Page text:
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Michigan Granted Nearly $13 million for School Health and Safety

November 7, 2014 

LANSING – Nearly $13 million in federal grants will be used in Michigan schools to improve students’ health and safety, the Michigan Department of Education announced today, in partnership with the Michigan Department of Community Health.

Michigan is among 20 states to receive the Project AWARE grant of $1,936,000 per year for five years from the U.S. Department of Health and Human Services, Substance Abuse and Mental Health Services Administration. In addition, the state is one of 12 states to receive $640,000 per year for five years from the U.S. Department of Education’s School Climate Transformation grant.

“This is important, and it’s significant that we’ve been awarded these funds that will go directly into Michigan schools to provide for a healthier and safer climate for student learning,” said State Superintendent Mike Flanagan. “Every Michigan student deserves the opportunity for a quality education in a safe and healthy environment.”

Michigan Department of Community Health Director Nick Lyon said, "We are proud to partner with the Michigan Department of Education in our effort to improve mental health understanding in our communities and reduce the stigmas associated with mental illness. Governor Snyder has called special attention to improving mental health services in Michigan and this grant to provide Youth Mental Health First Aid training in our schools is a tremendous step in our effort to do so."

The Project AWARE grant will provide funding to increase awareness of mental health issues among school-aged youth and provide training for school personnel and other adults who interact with school-aged youth to detect and respond to mental health issues in children and young adults using a nationally-recognized training called Youth Mental Health First Aid (YMHFA).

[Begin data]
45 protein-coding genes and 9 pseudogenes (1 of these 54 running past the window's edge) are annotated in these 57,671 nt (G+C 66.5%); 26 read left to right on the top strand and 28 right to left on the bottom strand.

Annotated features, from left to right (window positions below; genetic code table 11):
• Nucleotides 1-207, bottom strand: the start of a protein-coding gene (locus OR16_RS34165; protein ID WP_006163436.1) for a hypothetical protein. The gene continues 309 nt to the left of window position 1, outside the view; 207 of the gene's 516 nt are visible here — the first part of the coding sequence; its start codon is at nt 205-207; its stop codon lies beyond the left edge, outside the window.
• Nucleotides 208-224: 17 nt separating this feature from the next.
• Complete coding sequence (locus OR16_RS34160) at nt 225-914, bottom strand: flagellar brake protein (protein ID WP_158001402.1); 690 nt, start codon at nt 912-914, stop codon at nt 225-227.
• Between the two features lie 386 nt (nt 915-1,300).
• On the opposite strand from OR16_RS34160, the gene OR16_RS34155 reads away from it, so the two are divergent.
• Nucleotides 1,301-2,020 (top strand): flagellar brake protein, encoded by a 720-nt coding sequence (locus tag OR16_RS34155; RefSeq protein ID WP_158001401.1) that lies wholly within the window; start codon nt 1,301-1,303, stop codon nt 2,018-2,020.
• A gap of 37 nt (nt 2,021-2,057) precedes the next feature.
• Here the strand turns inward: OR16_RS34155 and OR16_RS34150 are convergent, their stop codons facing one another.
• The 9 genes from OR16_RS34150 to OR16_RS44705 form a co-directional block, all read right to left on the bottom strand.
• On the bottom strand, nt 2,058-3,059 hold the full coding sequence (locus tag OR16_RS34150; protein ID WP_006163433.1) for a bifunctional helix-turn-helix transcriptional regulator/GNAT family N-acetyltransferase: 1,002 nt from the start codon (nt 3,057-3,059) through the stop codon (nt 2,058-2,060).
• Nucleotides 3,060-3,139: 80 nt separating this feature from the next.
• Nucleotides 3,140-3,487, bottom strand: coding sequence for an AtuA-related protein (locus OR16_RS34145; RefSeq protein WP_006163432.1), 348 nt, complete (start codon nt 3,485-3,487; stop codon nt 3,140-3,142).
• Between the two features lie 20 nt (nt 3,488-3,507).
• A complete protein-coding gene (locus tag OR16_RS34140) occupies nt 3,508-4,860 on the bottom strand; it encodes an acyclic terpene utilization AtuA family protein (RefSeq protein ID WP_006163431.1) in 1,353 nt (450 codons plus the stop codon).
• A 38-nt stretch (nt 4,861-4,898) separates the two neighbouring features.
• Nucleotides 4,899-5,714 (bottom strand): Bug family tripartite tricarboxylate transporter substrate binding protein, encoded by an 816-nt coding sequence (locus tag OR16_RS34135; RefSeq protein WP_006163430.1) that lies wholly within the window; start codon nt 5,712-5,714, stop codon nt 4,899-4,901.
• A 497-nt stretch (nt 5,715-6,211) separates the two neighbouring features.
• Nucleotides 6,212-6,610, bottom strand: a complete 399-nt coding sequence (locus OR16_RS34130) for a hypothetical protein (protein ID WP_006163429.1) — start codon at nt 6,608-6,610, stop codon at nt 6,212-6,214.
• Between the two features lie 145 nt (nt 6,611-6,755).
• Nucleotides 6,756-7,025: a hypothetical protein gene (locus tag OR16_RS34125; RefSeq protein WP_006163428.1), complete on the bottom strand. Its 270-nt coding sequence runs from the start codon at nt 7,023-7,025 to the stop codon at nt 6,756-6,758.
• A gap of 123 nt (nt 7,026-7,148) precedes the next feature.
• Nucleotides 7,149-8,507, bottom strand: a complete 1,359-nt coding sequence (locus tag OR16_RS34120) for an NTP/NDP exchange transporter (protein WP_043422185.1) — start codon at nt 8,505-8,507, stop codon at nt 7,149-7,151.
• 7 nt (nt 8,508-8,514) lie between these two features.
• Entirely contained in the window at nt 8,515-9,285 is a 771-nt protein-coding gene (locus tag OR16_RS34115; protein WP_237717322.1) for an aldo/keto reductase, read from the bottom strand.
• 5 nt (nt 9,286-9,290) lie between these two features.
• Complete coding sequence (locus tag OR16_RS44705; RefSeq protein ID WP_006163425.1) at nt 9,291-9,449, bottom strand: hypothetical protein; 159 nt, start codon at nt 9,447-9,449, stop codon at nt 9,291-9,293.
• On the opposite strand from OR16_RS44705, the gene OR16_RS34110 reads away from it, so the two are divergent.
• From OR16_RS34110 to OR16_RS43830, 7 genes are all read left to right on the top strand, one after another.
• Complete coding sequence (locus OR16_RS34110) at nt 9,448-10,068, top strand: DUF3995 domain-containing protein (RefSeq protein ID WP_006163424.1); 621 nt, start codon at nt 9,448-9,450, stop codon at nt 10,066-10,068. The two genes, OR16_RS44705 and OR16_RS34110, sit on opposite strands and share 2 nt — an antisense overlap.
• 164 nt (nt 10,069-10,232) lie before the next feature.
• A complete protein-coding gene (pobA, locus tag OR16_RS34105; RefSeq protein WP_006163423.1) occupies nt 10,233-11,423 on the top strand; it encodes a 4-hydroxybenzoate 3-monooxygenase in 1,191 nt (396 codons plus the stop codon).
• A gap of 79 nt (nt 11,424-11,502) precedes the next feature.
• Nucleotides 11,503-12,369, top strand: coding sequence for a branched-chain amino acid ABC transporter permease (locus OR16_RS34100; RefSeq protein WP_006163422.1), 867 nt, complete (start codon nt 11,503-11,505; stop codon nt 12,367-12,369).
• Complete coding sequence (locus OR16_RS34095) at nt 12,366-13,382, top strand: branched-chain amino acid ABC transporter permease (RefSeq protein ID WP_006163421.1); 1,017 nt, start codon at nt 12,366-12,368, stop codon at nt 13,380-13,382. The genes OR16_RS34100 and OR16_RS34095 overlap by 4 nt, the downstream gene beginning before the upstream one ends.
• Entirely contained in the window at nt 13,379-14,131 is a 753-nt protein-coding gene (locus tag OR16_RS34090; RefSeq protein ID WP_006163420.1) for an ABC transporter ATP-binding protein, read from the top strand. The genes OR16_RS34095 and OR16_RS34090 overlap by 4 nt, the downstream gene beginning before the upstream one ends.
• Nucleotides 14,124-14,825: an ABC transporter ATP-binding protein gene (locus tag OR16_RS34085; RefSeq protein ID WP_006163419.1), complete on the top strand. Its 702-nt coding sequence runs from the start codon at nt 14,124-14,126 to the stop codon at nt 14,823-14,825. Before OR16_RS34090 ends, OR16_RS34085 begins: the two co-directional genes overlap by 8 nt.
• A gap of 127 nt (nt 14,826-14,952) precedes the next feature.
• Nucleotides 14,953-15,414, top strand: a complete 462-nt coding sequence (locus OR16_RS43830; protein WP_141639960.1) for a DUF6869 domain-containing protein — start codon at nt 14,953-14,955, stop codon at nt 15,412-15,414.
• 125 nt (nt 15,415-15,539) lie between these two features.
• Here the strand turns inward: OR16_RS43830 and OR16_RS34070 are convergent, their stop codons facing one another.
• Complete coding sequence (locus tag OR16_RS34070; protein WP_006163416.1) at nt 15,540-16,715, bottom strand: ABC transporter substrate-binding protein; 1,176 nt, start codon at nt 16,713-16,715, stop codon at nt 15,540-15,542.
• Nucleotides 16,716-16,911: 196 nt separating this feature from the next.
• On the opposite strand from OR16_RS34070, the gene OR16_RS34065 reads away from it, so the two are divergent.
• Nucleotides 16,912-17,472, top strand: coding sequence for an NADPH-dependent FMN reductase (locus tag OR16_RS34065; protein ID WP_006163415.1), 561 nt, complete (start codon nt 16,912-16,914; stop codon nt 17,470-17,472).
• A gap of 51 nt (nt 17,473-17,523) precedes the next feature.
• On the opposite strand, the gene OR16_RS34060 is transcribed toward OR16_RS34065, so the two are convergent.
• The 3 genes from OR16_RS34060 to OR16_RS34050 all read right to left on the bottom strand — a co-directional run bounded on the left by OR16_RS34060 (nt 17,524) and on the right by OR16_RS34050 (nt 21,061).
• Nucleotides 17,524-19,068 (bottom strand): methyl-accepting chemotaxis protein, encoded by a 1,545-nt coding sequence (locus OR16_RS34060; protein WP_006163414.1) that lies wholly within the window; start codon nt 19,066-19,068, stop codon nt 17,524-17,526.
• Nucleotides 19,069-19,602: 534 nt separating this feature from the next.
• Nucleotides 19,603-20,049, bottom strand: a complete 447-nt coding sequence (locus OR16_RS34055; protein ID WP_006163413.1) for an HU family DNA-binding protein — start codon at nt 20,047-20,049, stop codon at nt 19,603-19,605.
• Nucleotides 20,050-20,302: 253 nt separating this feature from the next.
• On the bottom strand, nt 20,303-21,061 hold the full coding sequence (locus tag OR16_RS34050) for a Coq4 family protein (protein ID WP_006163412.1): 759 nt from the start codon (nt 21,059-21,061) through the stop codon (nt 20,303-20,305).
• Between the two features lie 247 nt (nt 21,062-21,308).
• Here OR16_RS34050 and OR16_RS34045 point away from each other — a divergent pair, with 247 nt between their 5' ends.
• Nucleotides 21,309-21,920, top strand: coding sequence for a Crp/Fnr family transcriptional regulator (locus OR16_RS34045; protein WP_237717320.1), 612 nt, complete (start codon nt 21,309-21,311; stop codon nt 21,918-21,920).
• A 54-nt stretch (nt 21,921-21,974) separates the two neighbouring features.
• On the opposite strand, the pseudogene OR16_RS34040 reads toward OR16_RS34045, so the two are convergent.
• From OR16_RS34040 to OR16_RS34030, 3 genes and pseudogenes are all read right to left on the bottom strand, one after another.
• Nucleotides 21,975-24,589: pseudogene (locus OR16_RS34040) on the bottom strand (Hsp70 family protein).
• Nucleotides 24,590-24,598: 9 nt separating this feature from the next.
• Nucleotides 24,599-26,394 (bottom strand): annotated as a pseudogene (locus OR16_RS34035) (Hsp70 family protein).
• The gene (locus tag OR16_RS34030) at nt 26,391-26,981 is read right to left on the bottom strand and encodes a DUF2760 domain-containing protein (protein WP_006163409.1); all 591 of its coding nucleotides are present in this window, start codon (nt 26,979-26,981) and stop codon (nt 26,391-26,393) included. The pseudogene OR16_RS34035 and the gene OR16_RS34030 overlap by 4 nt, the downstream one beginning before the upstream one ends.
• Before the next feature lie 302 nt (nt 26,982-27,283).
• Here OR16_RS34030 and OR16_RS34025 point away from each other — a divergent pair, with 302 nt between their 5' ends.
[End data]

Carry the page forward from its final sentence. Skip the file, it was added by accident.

Key partners are Michigan’s departments of Education; Community Health; and Human Services, as well as three intermediate school districts: Kent Intermediate School District, Jackson Intermediate School District, and Oakland Schools. 

Up to 90 school districts will benefit from the School Climate Transformation grant to enhance Michigan’s system of support to Priority Schools within an evidence-based, multi-tiered behavioral framework and learning outcomes for all students. The purpose of the grant is to develop local capacity for the implementation of positive behavioral support and interventions and in the integration of school health and educational practices. 

The grant is a collaborative project within the Michigan Department of Education’s Offices of Special Education and Education Improvement & Innovation, and the Coordinated School Health and Safety Programs unit. Technical assistance will be provided through Michigan’s Integrated Behavior and Learning Support initiative.